At the other end of the spectrum are the aggressive cancers that kill you regardless of whether you try to screen for them. These represent a smaller portion of cancers caught by screening, because they typically progress from undetectable to symptomatic in too short a time for an annual screening program to pick them up. Just like with the nonaggressive tumors, screening for these more aggressive ones is useless.

Are there any cancers for which screening programs could actually reduce mortality? Yes, but not many. Cervical cancer is probably the best example: most cervical cancers are medium-slow growing, in that they’ll kill you eventually, but it will take a decade or two before it happens. Plus the fact that they can start when you’re young, meaning that there’s time for them to progress before you might die of heart disease or stroke or Alzheimers or something else. Plus the fact that they can be surgically cured in the early stages, but aren’t curable in late stages. (Contrast this with testicular cancer, which is highly treatable even in late stages, and so for that reason is pointless to screen for.) Some breast and colon cancers probably fall into this intermediate category, but it’s hard for doctors to separate them cleanly from the slow and fast groups, which complicates the calculus for breast and colorectal cancer screening.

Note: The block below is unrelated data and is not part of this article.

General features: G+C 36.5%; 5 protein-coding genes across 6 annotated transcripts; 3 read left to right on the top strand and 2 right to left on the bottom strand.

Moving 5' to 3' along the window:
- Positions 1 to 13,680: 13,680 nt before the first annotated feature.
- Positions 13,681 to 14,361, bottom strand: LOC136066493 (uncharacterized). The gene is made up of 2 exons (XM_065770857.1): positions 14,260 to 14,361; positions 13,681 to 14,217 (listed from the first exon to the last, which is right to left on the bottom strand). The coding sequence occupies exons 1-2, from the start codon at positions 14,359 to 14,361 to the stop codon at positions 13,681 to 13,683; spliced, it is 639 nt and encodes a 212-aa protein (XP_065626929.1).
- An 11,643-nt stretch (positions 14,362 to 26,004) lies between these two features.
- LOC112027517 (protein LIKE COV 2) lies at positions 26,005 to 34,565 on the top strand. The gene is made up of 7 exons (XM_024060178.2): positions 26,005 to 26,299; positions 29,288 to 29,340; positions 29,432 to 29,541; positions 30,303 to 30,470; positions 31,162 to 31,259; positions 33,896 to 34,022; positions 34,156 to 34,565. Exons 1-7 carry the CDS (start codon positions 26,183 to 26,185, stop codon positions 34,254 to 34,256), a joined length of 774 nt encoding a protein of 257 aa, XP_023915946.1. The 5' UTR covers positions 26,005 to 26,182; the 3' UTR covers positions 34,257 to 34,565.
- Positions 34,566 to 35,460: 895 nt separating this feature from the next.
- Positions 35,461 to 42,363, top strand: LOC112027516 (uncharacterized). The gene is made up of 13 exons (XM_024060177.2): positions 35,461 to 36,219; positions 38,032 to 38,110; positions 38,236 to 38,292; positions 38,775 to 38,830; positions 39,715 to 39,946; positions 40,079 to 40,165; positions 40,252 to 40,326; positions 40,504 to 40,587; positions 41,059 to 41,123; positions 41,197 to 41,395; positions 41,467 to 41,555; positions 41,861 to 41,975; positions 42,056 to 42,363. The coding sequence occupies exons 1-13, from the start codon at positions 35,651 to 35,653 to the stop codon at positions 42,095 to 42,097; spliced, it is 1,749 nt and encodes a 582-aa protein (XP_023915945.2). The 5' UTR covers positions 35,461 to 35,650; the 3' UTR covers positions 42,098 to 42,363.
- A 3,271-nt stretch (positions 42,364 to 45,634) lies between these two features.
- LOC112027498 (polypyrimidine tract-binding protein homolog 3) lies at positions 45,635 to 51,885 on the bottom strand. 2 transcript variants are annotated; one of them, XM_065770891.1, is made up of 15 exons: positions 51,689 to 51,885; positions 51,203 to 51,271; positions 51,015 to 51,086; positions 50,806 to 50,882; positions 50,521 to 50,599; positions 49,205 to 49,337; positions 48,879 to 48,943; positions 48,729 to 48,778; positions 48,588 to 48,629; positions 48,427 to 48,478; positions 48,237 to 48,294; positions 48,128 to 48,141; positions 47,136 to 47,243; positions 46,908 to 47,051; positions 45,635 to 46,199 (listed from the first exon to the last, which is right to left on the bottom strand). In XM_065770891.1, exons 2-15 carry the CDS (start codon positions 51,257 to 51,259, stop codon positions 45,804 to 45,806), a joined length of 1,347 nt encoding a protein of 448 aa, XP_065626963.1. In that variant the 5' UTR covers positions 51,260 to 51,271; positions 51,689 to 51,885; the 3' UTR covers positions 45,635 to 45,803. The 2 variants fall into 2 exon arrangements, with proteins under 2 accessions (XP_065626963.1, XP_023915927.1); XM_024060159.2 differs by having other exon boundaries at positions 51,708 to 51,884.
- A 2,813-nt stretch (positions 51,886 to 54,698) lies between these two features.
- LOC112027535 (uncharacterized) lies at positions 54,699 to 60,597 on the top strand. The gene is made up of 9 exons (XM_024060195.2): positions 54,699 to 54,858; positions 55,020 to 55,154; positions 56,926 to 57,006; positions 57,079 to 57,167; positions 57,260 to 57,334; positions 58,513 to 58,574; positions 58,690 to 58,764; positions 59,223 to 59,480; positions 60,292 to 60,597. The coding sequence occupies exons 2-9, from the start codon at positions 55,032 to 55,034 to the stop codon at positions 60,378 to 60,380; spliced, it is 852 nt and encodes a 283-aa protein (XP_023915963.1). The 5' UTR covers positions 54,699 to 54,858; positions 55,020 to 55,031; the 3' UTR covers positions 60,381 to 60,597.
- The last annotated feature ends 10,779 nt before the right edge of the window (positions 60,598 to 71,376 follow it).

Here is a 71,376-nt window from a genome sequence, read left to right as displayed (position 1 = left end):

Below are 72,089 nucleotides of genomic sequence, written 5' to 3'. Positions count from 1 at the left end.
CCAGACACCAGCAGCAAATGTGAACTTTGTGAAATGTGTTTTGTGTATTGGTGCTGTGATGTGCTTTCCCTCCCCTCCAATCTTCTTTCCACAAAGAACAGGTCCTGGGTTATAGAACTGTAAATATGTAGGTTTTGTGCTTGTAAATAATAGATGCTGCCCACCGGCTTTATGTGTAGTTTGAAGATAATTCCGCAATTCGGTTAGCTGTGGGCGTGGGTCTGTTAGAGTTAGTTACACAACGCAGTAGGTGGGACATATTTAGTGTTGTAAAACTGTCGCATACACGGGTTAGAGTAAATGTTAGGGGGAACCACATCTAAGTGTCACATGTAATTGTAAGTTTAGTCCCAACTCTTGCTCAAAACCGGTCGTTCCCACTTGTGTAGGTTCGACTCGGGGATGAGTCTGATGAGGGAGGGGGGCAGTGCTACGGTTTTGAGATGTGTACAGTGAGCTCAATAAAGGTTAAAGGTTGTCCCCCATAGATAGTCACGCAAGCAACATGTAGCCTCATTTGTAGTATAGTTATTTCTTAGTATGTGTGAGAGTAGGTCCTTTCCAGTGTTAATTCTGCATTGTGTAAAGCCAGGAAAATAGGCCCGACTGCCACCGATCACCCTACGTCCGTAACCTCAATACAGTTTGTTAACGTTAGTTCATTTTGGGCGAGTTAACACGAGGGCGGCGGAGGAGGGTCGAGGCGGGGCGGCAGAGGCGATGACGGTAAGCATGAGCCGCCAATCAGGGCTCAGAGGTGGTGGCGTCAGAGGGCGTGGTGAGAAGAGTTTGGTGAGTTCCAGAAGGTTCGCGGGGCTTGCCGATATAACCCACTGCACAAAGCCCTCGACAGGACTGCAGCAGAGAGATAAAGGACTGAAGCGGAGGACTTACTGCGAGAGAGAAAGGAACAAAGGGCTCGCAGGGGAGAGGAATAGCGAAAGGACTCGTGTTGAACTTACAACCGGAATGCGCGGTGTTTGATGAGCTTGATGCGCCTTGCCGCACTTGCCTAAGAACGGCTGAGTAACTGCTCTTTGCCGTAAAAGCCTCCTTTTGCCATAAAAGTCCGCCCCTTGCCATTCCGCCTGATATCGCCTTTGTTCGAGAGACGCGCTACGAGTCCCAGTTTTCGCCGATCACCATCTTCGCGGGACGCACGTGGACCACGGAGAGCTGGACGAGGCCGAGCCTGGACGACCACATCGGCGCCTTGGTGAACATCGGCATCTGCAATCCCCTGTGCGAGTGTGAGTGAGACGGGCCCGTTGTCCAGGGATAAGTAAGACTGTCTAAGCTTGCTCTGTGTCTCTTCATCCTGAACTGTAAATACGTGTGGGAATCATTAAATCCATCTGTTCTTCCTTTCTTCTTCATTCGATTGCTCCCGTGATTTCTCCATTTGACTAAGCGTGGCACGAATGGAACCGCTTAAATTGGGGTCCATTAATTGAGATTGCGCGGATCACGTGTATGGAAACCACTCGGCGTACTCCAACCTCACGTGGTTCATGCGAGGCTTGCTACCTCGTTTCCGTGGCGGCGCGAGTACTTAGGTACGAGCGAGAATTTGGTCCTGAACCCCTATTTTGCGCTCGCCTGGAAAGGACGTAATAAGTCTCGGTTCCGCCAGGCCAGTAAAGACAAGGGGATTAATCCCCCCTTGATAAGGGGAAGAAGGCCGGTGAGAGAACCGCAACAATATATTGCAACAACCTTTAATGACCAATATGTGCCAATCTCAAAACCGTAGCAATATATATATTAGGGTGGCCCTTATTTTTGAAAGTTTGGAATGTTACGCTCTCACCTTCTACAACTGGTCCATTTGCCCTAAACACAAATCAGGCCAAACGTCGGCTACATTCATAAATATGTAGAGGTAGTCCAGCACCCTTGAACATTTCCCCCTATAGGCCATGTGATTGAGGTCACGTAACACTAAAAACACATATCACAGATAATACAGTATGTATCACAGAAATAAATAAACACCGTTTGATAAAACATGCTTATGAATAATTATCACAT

So if you’re a woman in an applicable age range, then absolutely get tested for cervical cancer (HPV test). You probably don’t need an annual Pap smear, especially if you’re HPV negative. The specific recommendations for cervical cancer screening depend on your age, and are summarised here. And of course, both boys and girls should be getting immunised against HPV.

But for other cancers, screening should be a personal choice. Mammography *might* reduce your risk of dying of breast cancer slightly, but even if it does, it reduces it so little that clinical trials haven’t shown a strong effect. Colorectal cancer screening might likewise reduce your mortality risk slightly, but it’s a small effect. And for heaven’s sake, don’t start with a screening colonoscopy unless you’re at elevated risk (such as having a family history of early colon cancer). Instead, get the FIT stool test like I did recently. It’s much more cost-effective, doesn’t require you to take a day off of work, and doesn’t expose you to the small but non-negligible risk of perforation from the procedure.

As for screening for prostate cancer, thyroid cancer, pancreatic cancer, etc.: Unless you’re at elevated risk (family history or genetics), I suggest you channel Nancy Reagan and Just Say No.

Final note: I hate that I have to say this, but doctors have been sued for recommending against cancer screening. So please be aware that reading this newsletter does not mean that you and I have a doctor-patient relationship. This newsletter does not constitute professional medical advice. It’s just my scientifically informed opinion, which I also share broadly with friends and family members. If, after reading this newsletter, you have questions about cancer screening, I formally recommend that you discuss them with your actual doctor, with whom you have an actual doctor-patient relationship.

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Jamie Larson